We bring you a brand new Mensa Cats cartoon by J.B. (that’s Jason Berry of Vacuum Tree Head). This one expresses not one but two of Zeno’s famous paradoxes in a single frame.
The first is the better-known Dichotomy Paradox, from which the punchline derives. In order to walk into the bar, Zeno (or any of the other patrons) must first walk halfway; and to travel from the halfway point, he must travel half of that distance, and then half of that distance, and so on. It seems that this process of walking halfway would continue forever and one would not arrive and one’s destination, yet we know in reality that we do.
The second paradox is the Arrow Paradox. Consider the frame frozen in time, as indicated by the liquid in mid spill behind the young lady cat, or the multiple instances of Zeno along his path. At any given moment, there is no motion. Zeno’s position does change between moment, but there is an infinite number of other frames, each with a fixed position. As copies/frames of Zeno get closer and closer together, the change in time between them gets infinitesimally small. Yet the process 0f adding up these infinite frames with zero motion in each results in Zeno walking halfway into the bar.
The two paradoxes (and the third, commonly referred to as “Achilles and the tortoise”) are closely related. The first deals with infinitesimal subdivisions of space, while the second deals with infinitesimal subdivisions of time. The key is that while any infinitesimal quantity is smaller than any quantity we can express, it is always still greater than zero. And adding up an infinite number of infinitesimal quantities can sometimes yield a finite number.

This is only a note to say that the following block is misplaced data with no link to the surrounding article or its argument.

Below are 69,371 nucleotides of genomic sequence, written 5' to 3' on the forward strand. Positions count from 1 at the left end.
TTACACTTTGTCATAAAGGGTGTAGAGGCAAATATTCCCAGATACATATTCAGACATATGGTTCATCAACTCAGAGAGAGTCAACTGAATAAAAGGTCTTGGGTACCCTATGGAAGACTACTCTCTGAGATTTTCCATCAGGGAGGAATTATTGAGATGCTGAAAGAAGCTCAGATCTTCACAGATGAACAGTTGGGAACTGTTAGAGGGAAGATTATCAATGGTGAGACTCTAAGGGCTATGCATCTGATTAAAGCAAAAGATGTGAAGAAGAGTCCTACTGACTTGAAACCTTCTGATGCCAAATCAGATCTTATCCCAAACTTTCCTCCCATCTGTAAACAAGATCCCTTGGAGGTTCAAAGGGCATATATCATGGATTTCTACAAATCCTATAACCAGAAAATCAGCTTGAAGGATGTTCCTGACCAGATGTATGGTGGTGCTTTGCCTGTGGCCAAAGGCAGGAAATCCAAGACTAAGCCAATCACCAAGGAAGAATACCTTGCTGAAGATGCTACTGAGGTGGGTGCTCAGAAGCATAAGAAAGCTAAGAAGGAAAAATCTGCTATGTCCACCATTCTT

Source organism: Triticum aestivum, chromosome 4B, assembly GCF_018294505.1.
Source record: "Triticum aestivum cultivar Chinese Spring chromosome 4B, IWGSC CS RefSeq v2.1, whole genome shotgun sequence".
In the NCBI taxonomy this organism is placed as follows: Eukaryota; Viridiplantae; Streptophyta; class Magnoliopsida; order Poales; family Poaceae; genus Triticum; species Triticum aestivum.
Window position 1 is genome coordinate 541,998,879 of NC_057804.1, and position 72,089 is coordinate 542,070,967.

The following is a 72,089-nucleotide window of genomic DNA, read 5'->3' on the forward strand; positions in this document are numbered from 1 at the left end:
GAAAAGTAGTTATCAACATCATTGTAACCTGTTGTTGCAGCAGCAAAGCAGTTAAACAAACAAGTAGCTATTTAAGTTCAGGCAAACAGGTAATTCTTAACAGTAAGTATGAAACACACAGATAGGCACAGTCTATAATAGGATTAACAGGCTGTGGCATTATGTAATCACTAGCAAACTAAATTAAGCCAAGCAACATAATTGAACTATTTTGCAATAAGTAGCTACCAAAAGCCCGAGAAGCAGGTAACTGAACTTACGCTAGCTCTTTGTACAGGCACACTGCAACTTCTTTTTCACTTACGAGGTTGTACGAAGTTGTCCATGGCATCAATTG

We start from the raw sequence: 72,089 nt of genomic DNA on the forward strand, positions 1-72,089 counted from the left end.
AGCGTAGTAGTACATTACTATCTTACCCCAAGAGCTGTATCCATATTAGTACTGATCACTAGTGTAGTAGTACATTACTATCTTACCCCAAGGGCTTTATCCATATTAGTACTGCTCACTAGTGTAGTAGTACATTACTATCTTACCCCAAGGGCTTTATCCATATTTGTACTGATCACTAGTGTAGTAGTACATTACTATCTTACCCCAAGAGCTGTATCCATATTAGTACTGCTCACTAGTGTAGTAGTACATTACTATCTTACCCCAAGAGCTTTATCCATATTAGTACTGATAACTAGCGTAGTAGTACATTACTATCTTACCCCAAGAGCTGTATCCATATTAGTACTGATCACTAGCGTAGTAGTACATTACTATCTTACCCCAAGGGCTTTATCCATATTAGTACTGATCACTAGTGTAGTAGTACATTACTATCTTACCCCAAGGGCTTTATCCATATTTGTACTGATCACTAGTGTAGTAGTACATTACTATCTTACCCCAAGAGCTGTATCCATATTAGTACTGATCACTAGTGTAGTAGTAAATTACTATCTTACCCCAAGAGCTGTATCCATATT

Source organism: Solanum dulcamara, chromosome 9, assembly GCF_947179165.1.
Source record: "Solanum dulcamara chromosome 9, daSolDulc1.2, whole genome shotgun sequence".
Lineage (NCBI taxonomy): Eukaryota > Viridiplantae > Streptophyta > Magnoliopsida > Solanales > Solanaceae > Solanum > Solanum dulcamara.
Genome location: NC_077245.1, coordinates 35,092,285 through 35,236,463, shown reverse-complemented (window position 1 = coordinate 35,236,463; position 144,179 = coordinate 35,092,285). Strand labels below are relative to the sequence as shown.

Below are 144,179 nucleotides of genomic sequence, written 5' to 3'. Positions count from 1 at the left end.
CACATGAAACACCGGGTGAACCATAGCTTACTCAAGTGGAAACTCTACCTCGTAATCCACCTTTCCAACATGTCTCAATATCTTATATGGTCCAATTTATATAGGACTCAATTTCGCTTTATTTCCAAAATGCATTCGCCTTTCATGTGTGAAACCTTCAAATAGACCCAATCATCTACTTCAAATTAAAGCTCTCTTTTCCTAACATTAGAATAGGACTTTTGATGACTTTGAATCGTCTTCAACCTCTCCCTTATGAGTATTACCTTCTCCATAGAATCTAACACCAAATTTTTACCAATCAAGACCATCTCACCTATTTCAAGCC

Take the halving process in the Dichotomy paradox. Zeno moves half this distance, then half of that, and so on. This can be expressed as an infinite sum.
As one gets closer to infinity, the sum gets closer and closer to one. More formally, we can say that as we approach infinity, the sum goes to 1. So an infinite number of subdivisions still reaches our goal of the full distance.
This process of applying operations to an infinite number of infinitesimal subdivisions is the principal behind calculus, and a marvelous thing to behold once one gets used to it. The mathematics does not necessarily answer the metaphysical questions raised by these ancient paradoxes, but it is what most interests us at CatSynth. It’s been a while since we last shared the joy and beauty of mathematics on these pages, but it is high time we resume the practice.